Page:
As we all know, the axiom of foundation (loosely speaking, that there do not exist sets with infinitely descending membership chains in their transitive closure, but usually formulated in a manner apparently custom-designed to confuse one's students) is a standard part of the machinery of ZFC. The question is: Why?
The answer, of course, depends on the role that we think ZFC should, and must, play. Here are some options:
Option 1: Foundation blocks the paradoxes, by ruling out the existence of non-well-founded sets such as the Russell set.
Worry: This is just insane. Full ZFC is, in some intuitive sense, more likely to be inconsistent for including foundation. In other words, if full ZFC (including foundation) is consistent, then ZFC-minus-foundation is consistent. (Another way to see the point: Adding foundation to Frege's Basic Law V, or any other formulation of set theory, doesn't make the resulting theory consistent - in fact, it might make contradictions easier to prove!)
Option 2: We are attempting to formulate the one true description of the unique set-theoretic universe. This universe is given to us informally by the iterative conception (as described by Boolos and others). Foundation follows on this conception.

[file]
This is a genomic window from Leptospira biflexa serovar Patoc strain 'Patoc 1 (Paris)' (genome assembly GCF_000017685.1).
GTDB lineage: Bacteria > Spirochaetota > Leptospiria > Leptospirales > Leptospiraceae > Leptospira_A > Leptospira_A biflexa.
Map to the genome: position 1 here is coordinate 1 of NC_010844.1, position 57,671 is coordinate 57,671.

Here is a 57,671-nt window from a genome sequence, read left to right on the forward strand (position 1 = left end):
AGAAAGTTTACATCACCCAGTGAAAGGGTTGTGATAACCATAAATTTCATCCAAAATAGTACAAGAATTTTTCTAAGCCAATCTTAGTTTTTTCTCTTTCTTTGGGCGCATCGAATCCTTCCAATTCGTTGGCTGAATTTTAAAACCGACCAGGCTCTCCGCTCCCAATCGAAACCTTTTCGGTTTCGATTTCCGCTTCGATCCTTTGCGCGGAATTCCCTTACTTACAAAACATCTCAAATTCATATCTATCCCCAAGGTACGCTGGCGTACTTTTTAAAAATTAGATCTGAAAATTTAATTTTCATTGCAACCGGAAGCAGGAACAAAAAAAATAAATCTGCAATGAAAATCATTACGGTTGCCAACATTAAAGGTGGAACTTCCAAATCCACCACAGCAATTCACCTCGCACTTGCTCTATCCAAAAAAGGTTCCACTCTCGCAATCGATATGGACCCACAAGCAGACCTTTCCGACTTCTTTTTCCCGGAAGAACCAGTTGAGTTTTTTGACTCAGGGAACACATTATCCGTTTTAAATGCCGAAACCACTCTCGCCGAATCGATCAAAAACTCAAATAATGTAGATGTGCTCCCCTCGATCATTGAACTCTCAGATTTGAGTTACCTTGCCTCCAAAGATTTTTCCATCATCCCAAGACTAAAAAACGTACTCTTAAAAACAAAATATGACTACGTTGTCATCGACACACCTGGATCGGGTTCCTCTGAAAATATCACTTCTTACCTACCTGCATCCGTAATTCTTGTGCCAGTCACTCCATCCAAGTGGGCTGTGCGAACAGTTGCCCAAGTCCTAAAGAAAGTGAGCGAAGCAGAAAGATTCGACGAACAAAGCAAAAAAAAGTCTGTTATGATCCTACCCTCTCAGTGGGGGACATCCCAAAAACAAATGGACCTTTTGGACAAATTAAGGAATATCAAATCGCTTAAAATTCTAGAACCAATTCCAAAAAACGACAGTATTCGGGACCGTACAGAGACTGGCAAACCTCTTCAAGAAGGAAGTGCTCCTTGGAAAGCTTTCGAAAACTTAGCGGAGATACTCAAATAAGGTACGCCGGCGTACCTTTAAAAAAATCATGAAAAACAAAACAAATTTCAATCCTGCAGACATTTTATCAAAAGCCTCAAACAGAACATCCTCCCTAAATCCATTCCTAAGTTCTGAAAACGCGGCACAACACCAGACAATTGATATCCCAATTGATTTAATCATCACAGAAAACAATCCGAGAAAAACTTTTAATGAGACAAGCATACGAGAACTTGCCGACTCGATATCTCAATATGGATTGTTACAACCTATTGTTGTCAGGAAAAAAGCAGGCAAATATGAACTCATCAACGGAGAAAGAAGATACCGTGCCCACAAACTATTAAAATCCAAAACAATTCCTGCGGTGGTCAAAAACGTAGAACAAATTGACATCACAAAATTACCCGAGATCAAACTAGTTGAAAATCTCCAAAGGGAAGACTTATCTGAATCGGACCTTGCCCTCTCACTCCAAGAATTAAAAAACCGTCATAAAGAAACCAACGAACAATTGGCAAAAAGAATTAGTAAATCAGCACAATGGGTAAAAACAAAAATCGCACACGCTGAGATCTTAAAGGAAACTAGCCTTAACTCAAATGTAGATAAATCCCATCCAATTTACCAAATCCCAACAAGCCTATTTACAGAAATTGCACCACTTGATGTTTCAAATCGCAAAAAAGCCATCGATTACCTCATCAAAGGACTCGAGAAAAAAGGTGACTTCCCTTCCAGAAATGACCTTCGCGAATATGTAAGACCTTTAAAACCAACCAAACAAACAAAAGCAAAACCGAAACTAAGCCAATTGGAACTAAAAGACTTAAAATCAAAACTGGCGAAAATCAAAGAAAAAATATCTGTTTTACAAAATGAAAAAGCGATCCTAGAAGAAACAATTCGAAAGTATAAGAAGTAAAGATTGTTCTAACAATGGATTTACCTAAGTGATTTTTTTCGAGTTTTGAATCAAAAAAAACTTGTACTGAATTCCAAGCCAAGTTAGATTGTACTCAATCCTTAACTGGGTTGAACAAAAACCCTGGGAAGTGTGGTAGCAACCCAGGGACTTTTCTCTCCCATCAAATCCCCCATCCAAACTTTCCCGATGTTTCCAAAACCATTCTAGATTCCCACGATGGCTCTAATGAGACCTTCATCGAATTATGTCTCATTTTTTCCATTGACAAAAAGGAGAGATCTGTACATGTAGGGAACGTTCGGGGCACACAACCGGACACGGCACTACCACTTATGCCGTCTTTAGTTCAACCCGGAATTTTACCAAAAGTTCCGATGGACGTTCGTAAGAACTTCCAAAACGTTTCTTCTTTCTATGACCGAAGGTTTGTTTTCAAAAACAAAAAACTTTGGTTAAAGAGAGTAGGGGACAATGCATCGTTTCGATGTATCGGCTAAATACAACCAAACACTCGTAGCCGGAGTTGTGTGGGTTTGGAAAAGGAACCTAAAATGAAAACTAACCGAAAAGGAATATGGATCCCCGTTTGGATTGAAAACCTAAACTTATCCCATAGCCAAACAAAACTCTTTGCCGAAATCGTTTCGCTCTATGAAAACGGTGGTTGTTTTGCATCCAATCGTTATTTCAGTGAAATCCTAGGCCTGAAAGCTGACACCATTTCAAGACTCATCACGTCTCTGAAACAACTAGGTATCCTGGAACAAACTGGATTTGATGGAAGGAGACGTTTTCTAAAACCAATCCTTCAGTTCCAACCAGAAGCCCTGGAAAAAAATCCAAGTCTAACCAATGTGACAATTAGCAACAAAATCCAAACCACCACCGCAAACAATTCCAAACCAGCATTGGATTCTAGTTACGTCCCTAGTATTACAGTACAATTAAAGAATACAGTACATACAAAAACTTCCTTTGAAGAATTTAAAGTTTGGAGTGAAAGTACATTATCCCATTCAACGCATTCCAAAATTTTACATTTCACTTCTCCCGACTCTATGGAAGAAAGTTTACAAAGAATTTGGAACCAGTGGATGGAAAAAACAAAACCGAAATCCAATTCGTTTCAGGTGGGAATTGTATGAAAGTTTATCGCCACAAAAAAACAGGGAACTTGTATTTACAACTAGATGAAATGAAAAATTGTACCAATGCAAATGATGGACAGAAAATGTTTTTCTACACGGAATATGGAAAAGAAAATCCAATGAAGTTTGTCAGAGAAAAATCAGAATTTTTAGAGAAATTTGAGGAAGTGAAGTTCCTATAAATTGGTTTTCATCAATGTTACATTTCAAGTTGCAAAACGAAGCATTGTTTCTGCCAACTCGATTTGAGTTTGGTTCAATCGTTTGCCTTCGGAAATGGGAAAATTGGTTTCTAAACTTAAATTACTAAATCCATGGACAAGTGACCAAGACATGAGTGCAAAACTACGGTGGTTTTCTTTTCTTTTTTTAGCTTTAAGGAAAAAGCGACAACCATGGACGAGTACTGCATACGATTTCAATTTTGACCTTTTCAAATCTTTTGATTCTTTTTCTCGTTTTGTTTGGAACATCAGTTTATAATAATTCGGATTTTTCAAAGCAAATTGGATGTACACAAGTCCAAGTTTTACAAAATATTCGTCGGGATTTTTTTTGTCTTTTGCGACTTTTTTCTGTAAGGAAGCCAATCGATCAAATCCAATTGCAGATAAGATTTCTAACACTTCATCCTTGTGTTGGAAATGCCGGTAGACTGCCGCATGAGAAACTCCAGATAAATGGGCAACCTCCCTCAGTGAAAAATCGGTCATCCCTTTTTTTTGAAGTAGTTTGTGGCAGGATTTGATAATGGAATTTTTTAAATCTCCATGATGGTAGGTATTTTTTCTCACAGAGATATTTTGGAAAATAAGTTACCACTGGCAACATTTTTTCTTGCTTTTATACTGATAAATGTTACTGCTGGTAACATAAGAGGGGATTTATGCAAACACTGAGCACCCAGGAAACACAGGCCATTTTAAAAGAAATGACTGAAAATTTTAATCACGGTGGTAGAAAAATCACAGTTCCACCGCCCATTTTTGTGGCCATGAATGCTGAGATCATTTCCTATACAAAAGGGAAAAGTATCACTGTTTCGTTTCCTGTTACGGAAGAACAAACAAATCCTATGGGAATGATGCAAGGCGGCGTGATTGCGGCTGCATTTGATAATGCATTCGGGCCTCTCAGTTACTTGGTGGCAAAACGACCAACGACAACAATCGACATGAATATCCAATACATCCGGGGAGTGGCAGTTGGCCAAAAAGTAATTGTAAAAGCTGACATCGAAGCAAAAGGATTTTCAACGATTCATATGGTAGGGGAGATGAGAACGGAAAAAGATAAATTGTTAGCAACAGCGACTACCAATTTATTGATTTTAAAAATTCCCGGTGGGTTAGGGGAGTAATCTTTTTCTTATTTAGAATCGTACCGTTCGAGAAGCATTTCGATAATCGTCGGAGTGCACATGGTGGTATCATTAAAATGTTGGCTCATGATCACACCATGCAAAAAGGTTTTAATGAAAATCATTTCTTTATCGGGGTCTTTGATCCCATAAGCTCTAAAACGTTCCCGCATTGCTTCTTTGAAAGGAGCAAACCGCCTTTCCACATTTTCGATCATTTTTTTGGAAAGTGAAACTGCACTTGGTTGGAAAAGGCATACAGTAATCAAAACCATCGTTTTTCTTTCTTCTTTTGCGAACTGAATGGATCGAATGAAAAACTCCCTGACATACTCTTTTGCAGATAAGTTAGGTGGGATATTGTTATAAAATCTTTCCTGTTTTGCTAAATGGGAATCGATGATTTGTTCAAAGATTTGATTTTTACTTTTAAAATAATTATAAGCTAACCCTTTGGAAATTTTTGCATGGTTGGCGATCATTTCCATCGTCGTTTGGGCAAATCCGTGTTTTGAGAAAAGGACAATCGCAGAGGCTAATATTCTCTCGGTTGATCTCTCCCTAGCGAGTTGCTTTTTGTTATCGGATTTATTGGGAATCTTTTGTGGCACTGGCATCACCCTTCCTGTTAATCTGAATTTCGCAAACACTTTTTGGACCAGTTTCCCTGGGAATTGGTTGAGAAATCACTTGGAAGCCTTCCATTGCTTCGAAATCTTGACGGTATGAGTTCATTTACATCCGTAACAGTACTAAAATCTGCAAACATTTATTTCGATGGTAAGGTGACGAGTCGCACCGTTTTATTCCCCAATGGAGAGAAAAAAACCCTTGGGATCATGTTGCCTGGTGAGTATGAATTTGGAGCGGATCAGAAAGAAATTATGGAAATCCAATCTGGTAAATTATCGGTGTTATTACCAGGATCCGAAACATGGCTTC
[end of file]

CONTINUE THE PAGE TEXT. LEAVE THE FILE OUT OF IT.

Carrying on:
Worry: If this is right, then one wonders why we also include the axiom of replacement (which, it seems to me, and seemed to Boolos, does not follow on the iterative conception of set). Also, one might wonder why the iterative conception is privileged in this way. There are other conceptions of set, including but not limited to the limitation-of-size conception, that don't support foundation.
Option 3: We are looking for the 'safest' reasonable looking set theory that will support the reconstruction of current mathematics.
Worry: Setting aside what 'safe' and 'reconstruction' amount to, we need some evidence that foundation plays any ineliminable role in such a reconstruction. After all, we could have a set theory that admitted various sorts of non-well-founded sets (either Aczel style or Forster style), and then just restrict our attention to the hereditary sets (those that can be built up from the empty set, loosely - see Boolos' stuff for exact details) and proceed as before. If there are no reasons for thinking we need foundation for our reconstructions, then any reasonable notion of safe will surely rank ZFC-minus-foundation as safer than ZFC.
Option 4: We are looking for the most powerful consistent set theory.
Worry: Well, this depends on what one means by 'most powerful'. Aczel's non-well-founded set theory is (if I am remembering correctly) equiconsistent with standard ZFC, but it admits far more sets. So why isn't this more powerful? At any rate, this just means we want one of either ZFC or ZFC-minus-foundation-plus-not-foundation (since either of these is more powerful than ZFC-minu-foundation), but doesn't seem to select between them.